While suited leaders such as Catalan president Artur Mas and Spanish Prime Minister Mariano Rajoy have dominated campaigning for Sunday's regional ballot, after the vote attention will likely turn to a group largely wearing T-shirts and earrings.
Polls show the support of the anti-capitalist Popular Unity Candidacy (CUP) under its lead candidate, journalist Antonio Banos, will be crucial for the pro-independence alliance to secure a majority in the regional parliament.
A grassroots citizens' movement that chooses its representatives in town assemblies, the CUP has existed at a local level since the 1980s but has swelled in the crisis, nearly quadrupling its number of town councillors since 2011 to 385.
For the CUP, independence "is not about defending our national identity and language. It is about defending a better system of rights and freedoms," said Quim Arrufat, 32, one of the CUP's three outgoing regional deputies.
"This is an opportunity for the working class to build a free society," he told AFP.
- Talk to the sandal -
The leader of the CUP's current parliamentary group, David Fernandez, has added colour to Catalan regional politics with his countless radical T-shirts and provocative turns in the debating chamber.
At a hearing with the banker and former International Monetary Fund chief Rodrigo Rato, who is being investigated on fraud charges, Fernandez brandished his sandal in an Arab gesture of contempt, and told Rato: "See you soon, gangster!"
In Sunday's vote, the CUP is forecast to triple its number of seats in the parliament to about nine, with around seven percent of the vote.
Those could be the extra seats conservative nationalist leader Artur Mas needs to clinch a 68-seat majority in the 135-seat chamber.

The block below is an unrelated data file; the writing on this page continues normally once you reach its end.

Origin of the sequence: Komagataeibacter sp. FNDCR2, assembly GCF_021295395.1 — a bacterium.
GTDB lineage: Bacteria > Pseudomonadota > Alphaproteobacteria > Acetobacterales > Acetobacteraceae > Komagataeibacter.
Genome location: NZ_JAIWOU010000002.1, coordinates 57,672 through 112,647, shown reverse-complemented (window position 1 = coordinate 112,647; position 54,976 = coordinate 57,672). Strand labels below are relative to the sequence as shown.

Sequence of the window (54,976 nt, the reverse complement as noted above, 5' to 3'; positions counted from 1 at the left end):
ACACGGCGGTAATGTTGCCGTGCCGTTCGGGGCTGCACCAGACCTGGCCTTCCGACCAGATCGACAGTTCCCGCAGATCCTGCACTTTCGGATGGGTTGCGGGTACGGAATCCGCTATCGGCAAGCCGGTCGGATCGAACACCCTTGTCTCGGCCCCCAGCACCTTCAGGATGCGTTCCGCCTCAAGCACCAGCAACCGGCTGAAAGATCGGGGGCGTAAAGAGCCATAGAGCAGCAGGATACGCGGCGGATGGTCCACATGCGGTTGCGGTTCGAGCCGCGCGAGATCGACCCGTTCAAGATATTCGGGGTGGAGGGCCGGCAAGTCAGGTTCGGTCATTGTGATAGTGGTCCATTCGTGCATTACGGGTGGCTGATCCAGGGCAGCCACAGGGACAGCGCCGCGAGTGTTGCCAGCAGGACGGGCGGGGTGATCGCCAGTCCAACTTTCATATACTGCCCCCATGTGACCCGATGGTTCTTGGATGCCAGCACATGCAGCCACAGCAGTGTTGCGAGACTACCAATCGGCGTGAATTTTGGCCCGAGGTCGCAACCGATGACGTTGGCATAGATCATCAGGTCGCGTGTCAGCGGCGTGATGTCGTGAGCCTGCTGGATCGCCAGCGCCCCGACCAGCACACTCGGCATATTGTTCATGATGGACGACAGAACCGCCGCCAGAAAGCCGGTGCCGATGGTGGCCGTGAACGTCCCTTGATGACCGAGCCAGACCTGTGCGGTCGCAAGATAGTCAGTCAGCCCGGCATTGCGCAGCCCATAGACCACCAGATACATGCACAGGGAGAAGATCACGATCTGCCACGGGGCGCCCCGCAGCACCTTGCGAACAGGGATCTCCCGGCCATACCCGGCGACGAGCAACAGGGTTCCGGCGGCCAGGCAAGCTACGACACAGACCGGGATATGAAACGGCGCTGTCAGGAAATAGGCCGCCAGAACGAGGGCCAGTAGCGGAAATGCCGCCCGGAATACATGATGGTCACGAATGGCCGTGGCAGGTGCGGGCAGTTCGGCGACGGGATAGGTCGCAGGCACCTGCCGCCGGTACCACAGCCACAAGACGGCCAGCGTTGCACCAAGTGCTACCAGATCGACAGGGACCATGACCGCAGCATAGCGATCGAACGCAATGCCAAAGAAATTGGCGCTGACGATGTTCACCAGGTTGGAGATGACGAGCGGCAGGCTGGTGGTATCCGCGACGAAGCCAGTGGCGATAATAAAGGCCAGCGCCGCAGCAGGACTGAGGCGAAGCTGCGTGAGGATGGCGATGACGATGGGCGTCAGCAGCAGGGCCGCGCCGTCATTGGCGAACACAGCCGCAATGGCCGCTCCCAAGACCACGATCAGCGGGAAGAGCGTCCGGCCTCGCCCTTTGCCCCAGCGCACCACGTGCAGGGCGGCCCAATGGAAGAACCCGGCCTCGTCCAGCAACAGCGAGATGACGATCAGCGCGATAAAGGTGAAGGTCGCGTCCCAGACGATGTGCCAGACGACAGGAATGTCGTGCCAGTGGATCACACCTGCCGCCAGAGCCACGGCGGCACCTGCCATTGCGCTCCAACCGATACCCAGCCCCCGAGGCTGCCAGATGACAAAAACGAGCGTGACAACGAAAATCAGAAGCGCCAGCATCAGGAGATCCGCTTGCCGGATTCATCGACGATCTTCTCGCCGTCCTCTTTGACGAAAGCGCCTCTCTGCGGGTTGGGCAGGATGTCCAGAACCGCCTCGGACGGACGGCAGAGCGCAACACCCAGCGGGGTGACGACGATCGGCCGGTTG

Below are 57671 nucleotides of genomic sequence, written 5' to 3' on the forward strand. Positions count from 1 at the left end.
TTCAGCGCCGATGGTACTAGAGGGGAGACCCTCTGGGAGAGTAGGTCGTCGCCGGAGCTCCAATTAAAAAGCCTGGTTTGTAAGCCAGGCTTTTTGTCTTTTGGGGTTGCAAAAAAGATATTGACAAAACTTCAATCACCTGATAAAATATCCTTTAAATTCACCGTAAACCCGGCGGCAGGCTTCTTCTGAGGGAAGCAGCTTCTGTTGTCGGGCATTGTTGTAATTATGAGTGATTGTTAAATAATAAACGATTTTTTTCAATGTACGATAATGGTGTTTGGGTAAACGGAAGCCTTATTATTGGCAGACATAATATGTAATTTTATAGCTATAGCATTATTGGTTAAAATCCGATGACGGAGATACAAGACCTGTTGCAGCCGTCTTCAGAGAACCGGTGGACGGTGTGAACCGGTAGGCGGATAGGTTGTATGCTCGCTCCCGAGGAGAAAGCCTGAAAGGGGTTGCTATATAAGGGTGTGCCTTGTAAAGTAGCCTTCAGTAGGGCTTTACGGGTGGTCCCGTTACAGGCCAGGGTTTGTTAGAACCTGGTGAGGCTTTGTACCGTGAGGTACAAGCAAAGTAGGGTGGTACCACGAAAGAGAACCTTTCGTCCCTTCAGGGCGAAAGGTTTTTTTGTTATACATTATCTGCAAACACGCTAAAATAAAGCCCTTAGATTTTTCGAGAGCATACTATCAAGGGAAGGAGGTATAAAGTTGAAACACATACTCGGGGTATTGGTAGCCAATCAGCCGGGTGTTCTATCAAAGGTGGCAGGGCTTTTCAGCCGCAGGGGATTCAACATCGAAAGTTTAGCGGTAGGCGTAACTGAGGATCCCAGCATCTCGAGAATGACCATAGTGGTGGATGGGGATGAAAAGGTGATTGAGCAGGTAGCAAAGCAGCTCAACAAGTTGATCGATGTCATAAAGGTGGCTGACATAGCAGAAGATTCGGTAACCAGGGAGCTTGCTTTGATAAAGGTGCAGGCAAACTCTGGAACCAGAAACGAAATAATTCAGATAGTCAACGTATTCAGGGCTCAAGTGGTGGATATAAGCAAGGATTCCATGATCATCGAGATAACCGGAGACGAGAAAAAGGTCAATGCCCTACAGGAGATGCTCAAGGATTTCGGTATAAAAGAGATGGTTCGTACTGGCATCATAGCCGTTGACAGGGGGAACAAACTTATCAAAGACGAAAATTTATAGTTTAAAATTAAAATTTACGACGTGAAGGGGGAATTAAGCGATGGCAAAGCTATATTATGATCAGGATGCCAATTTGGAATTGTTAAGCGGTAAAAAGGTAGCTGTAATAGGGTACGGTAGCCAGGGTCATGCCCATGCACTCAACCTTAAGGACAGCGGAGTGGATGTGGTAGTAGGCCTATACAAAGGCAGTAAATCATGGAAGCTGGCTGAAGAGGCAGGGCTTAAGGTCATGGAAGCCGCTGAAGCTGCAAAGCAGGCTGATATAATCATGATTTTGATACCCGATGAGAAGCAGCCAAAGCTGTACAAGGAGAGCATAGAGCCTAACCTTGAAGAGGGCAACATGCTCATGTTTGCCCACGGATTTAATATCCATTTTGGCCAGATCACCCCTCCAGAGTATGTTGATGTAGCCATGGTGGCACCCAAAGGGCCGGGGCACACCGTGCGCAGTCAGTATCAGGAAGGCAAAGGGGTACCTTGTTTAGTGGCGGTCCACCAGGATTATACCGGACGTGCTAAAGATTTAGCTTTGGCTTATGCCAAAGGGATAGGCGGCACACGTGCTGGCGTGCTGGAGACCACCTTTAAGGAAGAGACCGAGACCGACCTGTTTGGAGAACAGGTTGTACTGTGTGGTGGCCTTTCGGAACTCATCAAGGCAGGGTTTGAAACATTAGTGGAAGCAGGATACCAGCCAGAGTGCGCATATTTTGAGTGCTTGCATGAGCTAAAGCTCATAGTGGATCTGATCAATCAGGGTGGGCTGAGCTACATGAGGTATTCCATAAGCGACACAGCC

He has framed the regional election as a vote on independence, defying fierce opposition from Madrid.
- Europe's left-wing surge -
The CUP is one of a wave of left-wing forces that have gained influence across Europe in the recent economic crisis.
But unlike groups such as Spain's national protest party Podemos, it says that just treatment for the poor in Catalonia can only be achieved by making it into a separate state.
"Independence and social justice have to go hand in hand," said Bernat Pelach, a bearded 30-year-old mathematician, at the CUP's closing campaign rally Friday in the Barcelona suburb of Badalona.
In an open-air auditorium, CUP candidates and personalities gave speeches against austerity cuts, real estate speculation and evictions. A rock singer gave an emotional rendition of John Lennon's "Working Class Hero".
Badalona was governed by Rajoy's conservative Popular Party until municipal polls in May, when opposition parties banded together to install a CUP mayor.
That was a sign of the new political dynamic in Spain following the economic crisis, which is making December's general election one of the most unpredictable in decades.
- 'Transforming' Catalan politics -
Mas says that if his left-right alliance named "Together For Yes" secures a majority on Sunday, he will have a mandate to push on towards a declaration of independence by 2017.
But he will have to answer the demands of the CUP -- chief among them, that he himself step aside.
Its members despise Mas for his economic austerity measures that they say penalise the poor.
Mas's camp "will find it hard to strike a deal, but we have every desire to," Arrufat told AFP.
He said the CUP would call for acts of non-violent civil disobedience, for example by resisting police orders, to challenge the authority of the Spanish state.
If Spain cracks down on such actions, he said, "the international community will have to intervene."